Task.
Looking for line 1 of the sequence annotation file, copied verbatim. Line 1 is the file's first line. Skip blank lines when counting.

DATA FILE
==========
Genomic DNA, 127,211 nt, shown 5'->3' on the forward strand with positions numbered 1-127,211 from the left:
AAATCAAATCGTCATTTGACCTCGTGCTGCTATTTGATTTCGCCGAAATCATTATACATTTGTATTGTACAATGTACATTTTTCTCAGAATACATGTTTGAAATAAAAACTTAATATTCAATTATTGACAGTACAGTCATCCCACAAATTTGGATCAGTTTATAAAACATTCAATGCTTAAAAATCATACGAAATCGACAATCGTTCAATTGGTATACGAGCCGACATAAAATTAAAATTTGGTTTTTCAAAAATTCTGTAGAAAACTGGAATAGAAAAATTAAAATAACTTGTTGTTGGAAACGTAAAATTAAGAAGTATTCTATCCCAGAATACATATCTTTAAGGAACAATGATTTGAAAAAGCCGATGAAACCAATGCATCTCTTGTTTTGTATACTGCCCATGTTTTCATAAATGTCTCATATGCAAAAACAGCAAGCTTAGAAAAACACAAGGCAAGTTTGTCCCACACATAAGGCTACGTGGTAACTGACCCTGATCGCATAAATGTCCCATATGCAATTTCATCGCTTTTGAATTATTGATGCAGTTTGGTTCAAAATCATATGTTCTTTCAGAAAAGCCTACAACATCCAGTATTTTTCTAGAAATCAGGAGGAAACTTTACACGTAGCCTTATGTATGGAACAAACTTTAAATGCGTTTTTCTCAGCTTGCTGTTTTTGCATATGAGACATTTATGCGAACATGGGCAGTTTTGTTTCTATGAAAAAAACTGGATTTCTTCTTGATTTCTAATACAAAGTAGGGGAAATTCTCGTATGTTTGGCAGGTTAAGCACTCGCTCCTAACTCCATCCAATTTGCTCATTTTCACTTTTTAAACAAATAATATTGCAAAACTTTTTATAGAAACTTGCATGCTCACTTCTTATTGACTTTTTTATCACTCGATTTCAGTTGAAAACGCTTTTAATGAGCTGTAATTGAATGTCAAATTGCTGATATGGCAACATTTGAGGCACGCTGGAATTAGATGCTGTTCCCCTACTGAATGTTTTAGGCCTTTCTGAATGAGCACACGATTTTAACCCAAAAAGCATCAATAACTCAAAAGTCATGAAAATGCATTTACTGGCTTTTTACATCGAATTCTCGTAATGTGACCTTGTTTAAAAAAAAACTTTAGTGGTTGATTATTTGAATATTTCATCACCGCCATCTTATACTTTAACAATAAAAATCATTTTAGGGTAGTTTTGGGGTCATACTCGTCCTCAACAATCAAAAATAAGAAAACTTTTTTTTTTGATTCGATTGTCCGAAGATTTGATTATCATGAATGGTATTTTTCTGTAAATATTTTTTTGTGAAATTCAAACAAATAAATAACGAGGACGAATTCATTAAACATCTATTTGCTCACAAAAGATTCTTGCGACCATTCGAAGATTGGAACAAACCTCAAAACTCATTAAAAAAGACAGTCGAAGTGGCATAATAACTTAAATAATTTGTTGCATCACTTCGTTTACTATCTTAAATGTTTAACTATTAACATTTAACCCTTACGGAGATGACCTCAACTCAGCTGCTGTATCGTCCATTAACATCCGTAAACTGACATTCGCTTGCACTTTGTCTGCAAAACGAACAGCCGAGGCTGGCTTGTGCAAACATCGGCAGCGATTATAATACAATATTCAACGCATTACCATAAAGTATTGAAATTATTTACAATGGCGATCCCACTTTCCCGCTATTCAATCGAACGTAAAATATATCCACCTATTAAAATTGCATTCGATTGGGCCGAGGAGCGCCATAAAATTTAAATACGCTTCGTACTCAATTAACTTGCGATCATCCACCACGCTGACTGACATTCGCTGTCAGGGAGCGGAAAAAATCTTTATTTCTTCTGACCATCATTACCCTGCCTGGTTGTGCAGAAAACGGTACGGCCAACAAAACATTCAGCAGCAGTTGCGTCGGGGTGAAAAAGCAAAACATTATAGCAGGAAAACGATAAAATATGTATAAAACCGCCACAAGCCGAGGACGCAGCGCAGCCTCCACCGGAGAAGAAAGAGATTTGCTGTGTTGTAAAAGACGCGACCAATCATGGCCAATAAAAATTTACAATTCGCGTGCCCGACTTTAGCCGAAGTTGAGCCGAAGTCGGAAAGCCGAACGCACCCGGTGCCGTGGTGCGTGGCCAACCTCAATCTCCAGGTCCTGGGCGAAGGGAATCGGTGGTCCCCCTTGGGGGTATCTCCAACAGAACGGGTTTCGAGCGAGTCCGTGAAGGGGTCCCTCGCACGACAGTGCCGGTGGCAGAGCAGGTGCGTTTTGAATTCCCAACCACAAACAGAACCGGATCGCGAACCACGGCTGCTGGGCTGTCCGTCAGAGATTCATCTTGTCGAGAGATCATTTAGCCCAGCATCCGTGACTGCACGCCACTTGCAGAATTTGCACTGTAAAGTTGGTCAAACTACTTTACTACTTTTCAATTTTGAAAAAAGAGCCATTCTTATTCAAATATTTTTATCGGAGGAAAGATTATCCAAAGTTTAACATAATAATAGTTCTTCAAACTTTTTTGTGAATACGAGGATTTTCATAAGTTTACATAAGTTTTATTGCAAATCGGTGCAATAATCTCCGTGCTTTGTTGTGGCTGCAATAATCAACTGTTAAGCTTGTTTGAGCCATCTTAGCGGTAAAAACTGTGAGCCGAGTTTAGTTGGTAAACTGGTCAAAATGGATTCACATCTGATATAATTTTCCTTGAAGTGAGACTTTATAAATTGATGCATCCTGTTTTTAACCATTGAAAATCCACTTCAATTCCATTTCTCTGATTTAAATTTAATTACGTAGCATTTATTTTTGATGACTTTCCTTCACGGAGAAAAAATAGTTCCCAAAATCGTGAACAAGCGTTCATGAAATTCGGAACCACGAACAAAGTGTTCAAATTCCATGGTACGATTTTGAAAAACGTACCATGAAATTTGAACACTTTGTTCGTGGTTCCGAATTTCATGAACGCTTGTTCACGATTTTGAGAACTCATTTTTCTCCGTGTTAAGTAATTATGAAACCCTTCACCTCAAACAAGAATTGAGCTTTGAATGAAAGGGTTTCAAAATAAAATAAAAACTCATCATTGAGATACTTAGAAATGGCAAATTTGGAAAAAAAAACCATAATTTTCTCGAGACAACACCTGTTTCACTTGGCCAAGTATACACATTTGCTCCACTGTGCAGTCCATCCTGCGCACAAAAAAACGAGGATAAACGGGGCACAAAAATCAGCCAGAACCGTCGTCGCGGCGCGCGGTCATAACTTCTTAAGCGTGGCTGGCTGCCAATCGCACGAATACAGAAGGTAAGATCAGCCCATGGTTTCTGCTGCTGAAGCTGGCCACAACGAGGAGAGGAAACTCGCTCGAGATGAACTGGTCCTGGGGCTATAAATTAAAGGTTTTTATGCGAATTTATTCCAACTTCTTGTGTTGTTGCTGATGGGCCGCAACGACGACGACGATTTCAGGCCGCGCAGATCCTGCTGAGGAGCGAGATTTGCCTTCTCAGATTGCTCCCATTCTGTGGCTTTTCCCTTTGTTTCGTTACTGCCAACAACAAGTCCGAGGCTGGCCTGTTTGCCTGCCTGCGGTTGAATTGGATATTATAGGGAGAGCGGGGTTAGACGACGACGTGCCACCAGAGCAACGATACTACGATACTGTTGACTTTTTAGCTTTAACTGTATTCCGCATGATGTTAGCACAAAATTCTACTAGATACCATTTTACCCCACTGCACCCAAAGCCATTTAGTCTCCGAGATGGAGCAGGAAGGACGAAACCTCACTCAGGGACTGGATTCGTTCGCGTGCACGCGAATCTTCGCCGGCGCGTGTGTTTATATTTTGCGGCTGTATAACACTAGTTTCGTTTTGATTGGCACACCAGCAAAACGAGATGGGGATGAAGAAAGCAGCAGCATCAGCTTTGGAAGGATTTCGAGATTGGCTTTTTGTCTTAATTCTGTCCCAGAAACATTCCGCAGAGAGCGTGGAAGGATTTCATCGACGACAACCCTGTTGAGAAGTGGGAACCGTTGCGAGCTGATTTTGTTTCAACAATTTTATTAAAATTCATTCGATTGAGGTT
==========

Genomic DNA, 127,211 nt, shown 5'->3' on the forward strand with positions numbered 1-127,211 from the left: